What are sprue cutters made of?

     
     
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 Sprue cutters are made of steel and plastic 

The handles and jaws of sprue cutters are made of steel, which is an alloy of iron and carbon. Many different types of steel used to make sprue cutters, including stainless, carbon, tool and chrome vanadium. The handle sleeves of a sprue cutter are made of plastic. 

 
     
   

What is an alloy?

 
 Olympic bronze medal is an alloy of mainly copper and tin 

An alloy is a metal that has been made by combining two or more metals to produce a final product which has better properties than the pure elements from which it is made. Bronze is an example of an alloy.

 

Steel can also be alloyed with other elements (often referred to as alloy steel). This is made using more than 50% steel in combination with other elements, although the steel content of alloy steel is normally between 90 and 99%.

 
     
   

Stainless steel

 
  

Stainless steel is a steel alloy which contains at least 10.5% chromium. The chromium helps prevent the steel from rusting by forming a protective layer of chromium oxide when exposed to moisture and oxygen. This protective layer prevents a build up of rust forming on the steel.

 
     
   

Carbon steel

 
   Wonkee Donkee says: "Technically all steel is carbon steel, as steel is an alloy of iron and carbon." 
     
 Steel can have a high, medium or low carbon content. 

Carbon steel is available in three forms: low carbon steel contains less than 0.2% carbon, medium carbon steel contains between 0.2% and 0.5% carbon, and high carbon steel has more than 0.5% carbon. 

 
     
  

Of these, only high carbon steel is suitable for use in making sprue cutters. This is because, unlike low and medium carbon steel, high carbon steel can be heat treated to further harden the material. This is important as a material is only capable of cutting another material that is softer than itself.

 
     
   

Tool steel

 
  

Tool steels are alloyed steels that possess high strength, hardness, wear resistance and toughness under impact, making them ideal for use in many tool applications. There are many different alloying elements that are used in the production of tool steels, some of the more common ones are: tungsten, molybdenum, vanadium, nickel, manganese, chromium and carbon.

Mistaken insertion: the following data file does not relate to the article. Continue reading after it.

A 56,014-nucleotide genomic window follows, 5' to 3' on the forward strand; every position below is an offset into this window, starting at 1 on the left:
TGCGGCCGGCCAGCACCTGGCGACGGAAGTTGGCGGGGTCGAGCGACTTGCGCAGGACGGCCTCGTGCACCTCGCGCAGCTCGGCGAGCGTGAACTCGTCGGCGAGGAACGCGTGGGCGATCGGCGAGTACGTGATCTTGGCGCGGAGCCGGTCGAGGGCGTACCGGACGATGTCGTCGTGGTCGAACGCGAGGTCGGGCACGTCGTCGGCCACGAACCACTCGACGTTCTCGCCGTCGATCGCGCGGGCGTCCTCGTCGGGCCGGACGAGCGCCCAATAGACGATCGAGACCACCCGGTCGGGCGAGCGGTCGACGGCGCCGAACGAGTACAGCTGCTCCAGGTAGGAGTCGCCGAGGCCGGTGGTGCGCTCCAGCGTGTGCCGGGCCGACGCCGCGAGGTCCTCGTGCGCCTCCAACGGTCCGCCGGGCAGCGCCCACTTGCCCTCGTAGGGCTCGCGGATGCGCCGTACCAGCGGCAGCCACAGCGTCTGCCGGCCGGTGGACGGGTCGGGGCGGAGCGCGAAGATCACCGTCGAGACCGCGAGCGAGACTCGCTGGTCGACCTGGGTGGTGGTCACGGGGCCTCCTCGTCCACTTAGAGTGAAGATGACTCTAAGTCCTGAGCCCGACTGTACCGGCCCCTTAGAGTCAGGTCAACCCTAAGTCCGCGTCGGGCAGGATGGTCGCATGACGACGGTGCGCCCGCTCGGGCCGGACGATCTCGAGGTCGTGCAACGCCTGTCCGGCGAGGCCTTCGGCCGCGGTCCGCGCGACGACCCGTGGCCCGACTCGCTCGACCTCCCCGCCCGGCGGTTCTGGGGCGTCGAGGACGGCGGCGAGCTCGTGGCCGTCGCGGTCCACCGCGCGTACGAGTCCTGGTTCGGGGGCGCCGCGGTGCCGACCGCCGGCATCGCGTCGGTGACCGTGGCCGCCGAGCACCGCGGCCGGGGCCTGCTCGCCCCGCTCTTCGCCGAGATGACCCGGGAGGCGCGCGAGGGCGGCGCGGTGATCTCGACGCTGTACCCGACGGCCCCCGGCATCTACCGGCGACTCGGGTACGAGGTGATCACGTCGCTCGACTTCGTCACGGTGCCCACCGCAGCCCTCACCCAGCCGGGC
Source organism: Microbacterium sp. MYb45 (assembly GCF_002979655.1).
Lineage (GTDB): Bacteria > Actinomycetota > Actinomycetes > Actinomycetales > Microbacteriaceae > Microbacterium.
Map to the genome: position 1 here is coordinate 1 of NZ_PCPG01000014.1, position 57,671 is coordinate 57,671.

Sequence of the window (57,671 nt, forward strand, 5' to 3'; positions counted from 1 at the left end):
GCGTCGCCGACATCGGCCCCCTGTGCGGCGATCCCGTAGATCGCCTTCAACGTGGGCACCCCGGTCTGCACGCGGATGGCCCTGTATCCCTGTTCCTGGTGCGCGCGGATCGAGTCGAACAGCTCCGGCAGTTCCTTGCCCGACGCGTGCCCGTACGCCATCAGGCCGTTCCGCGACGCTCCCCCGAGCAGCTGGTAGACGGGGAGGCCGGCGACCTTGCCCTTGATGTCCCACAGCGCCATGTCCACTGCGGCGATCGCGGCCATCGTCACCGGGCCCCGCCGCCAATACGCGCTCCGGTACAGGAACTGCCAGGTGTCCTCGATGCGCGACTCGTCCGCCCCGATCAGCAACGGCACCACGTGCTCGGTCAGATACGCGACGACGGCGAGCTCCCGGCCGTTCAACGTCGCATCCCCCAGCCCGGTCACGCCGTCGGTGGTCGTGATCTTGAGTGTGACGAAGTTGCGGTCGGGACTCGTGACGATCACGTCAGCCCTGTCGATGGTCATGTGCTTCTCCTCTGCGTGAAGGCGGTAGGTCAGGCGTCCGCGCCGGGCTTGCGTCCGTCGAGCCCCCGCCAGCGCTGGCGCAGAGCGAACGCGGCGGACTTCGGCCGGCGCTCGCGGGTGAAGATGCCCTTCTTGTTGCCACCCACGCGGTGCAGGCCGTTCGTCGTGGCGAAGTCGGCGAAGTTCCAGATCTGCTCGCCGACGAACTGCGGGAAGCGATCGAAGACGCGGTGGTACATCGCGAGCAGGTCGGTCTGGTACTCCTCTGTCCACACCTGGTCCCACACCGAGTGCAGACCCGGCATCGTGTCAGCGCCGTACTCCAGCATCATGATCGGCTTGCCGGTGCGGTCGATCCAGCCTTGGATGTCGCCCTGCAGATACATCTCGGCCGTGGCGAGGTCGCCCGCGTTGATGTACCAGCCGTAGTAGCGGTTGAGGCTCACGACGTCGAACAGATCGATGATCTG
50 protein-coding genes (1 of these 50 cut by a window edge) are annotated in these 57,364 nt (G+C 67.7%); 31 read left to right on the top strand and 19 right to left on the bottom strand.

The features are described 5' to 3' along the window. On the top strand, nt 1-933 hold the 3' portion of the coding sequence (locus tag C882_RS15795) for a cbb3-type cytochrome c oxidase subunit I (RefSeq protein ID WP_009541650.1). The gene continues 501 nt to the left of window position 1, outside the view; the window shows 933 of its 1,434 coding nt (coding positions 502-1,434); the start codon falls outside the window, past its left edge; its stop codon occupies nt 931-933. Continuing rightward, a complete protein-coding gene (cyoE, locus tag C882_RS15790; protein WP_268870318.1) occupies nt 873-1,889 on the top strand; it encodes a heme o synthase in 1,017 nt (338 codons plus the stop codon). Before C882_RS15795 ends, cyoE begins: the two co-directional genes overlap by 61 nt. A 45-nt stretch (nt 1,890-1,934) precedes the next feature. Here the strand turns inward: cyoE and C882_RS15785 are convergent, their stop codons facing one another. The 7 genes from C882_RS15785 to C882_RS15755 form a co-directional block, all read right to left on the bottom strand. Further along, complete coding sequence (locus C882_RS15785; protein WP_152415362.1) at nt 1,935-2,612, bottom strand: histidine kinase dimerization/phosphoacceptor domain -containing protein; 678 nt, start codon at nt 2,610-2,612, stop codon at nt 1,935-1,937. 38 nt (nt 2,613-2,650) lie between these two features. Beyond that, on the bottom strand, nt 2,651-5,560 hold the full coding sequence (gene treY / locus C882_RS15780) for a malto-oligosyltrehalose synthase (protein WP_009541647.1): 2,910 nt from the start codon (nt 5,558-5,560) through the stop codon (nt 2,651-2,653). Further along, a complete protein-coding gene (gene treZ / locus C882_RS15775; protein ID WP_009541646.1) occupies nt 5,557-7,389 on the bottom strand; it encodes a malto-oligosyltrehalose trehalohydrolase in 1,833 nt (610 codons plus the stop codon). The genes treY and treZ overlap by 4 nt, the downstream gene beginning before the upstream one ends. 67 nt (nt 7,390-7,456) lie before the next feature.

By varying the ratio and quantities of these alloying elements it is possible to alter the final properties of the tool steel, making it suitable for use in different tool applications.

 
     
   

Chrome vanadium

 
 Ford Model T production line 

Chrome vanadium is a type of spring steel that was pioneered by Henry Ford for use in the Model T in 1908. It is an alloy of steel that contains approximately 0.8% chromium and 0.1-0.2% vanadium, which improves the strength and toughness of the material when it is heat treated. 

 
     
   

Chrome vanadium is a very hard metal that has excellent resistance to wear and fatigue. It is now most often seen in tools sold in the European market.

 
     
   

What is the best type of steel for a sprue cutter?

 
  

While stainless steel offers the best corrosion resistance, unless you are going to be working or storing your sprue cutter in an environment with a high moisture content it is probably not the best choice as it will require more frequent sharpening than other grades of steel.

 
     
 Recommended steel type for use in sprue cutters 

Whilst high carbon and tool steel will produce strong cutters that will keep their shape during normal use, chrome vanadium can be hardened to a greater extent. This means the jaws are less likely to develop nicks or burrs, so will require less maintenance. 

 
     
   

Spring steel

 
  

Spring steel is used to make the springs that separate the handles or jaws of sprue cutters. It is a carbon steel with a very high yield point. This high yield point means it can undergo significant deformation before its shape is permanently affected. The ability to return to its original shape makes spring steel ideal for use in springs as well as many other applications.

 
     
   

PVC

 
  

PVC is the common abbreviation for polyvinyl chloride, which is a plastic polymer. PVC handles for sprue cutters and other tools are produced using a manufacturing method called dip moulding. PVC handles can be made in a wide range of colours, and are flame retardant and UV (ultra violet) resistant.

 
     
   

TPR

 
 TPR thermoplastic rubber combines the advantages of plastic materials and rubber materials 

TPR (thermoplastic rubber) is a type of thermoplastic which combines the advantages of rubber materials with those of plastic materials. 

 
     
 Sprue cutter with bi-material handle made of both nylon and TPR thermoplastic rubber 

Some sprue cutters will have handles that are made of two types of plastic: one will be a thermoplastic such as nylon and the second a TPR. These are sometimes referred to as being bi-material. The nylon is harder and used to give the basic shape of the handle while the the TPR provides more grip and a softer cushioned feel.

 
     
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